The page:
The Staggering Scale of Content Moderation: Insights from a Single Day in Europe

08.06.2024|Christian Kreutz

According to the Digital Services Act (DSA) legislation, Very Large Online Platforms (VLOPs) and two search engines (VLOSEs) with over 45 million users are mandated to submit daily reports on their content moderation decisions. The University of Bremen took this opportunity to conduct a comprehensive analysis of a single day's data dump.

The complete one-day dataset downloaded on November 5, 2023, encompassed 7,143,981 decisions. The final dataset, focusing solely on social media, included 2,195,906 content moderation decisions across 37 variables.

This staggering number highlights the incredible challenge of content moderation for both platforms and law enforcement authorities. With over 2 million decisions made in just 24 hours, it becomes evident that relying solely on manual work is impossible, as it not only has dire psychological consequences for content moderators but also presents algorithmic challenges in accurately programming decision models to handle the vast plurality of cases. Highly accurate algorithms for content moderation are virtually impossible, especially considering the differing laws across jurisdictions and the wide range of perspectives on what constitutes a violation, such as in the case of artistic expression.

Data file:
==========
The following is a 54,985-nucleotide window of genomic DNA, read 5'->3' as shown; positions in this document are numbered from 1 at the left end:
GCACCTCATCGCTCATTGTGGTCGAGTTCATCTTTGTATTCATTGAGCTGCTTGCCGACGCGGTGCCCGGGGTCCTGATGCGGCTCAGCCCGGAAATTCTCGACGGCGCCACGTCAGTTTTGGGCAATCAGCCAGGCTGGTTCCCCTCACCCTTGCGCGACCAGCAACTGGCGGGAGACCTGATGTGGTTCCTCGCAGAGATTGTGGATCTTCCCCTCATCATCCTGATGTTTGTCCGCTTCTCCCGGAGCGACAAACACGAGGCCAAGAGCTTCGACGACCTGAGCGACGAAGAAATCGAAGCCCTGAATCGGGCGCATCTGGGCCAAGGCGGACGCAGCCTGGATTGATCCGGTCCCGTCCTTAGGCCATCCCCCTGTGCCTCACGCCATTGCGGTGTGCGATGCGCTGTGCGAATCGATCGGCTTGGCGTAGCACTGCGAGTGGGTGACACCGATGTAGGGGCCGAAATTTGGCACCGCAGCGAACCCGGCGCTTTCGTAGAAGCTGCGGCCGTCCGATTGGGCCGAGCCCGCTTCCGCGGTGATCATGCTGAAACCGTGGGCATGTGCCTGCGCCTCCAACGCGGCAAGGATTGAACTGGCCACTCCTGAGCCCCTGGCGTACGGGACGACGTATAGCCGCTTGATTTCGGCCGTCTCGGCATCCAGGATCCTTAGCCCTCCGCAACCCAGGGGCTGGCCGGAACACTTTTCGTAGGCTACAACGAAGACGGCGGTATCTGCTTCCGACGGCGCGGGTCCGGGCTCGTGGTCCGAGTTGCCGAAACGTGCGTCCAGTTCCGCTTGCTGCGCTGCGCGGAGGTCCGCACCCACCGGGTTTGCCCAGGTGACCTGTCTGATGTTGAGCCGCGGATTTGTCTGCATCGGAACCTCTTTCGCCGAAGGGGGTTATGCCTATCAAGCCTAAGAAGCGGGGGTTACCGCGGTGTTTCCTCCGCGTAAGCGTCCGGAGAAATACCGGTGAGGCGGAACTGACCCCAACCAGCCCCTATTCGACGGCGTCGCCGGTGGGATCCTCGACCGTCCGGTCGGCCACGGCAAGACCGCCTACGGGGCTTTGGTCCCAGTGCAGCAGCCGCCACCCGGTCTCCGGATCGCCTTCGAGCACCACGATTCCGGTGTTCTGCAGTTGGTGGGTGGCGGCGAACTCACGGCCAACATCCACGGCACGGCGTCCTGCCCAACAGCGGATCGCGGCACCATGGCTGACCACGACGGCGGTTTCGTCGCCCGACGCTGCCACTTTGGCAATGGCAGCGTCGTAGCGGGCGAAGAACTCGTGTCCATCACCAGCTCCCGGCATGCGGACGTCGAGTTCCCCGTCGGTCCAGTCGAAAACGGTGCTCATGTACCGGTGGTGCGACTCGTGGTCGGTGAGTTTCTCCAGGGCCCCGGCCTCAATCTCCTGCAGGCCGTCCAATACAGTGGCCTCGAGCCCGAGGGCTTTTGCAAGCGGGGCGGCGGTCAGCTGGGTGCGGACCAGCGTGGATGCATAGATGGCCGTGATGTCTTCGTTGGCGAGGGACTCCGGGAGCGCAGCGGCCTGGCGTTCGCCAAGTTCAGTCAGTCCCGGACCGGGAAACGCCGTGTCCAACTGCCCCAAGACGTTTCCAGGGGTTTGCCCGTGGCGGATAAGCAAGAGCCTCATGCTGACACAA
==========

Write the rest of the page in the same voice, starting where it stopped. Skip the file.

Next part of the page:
Interestingly, platforms employ different strategies to counter the magnitude of content requiring moderation. TikTok heavily relies on automated content moderation, while Twitter claims to conduct moderation entirely manually. YouTube, on the other hand, adopts a mixed approach (see image at the bottom).


The differences extend beyond the number of decisions each platform makes, with LinkedIn making only 332 decisions in a single day, which seems remarkably low compared to the likely true number of violations.

The problem remains: There is no benchmark for evaluating which social network is most effective in decreasing disinformation? As long as data remains largely closed, we can only speculate. The Digital Services Act (DSA) is a good first step towards increased transparency, but it is important to recognize that these social network platforms are inherently flawed in their design, driven primarily by corporate profit motives.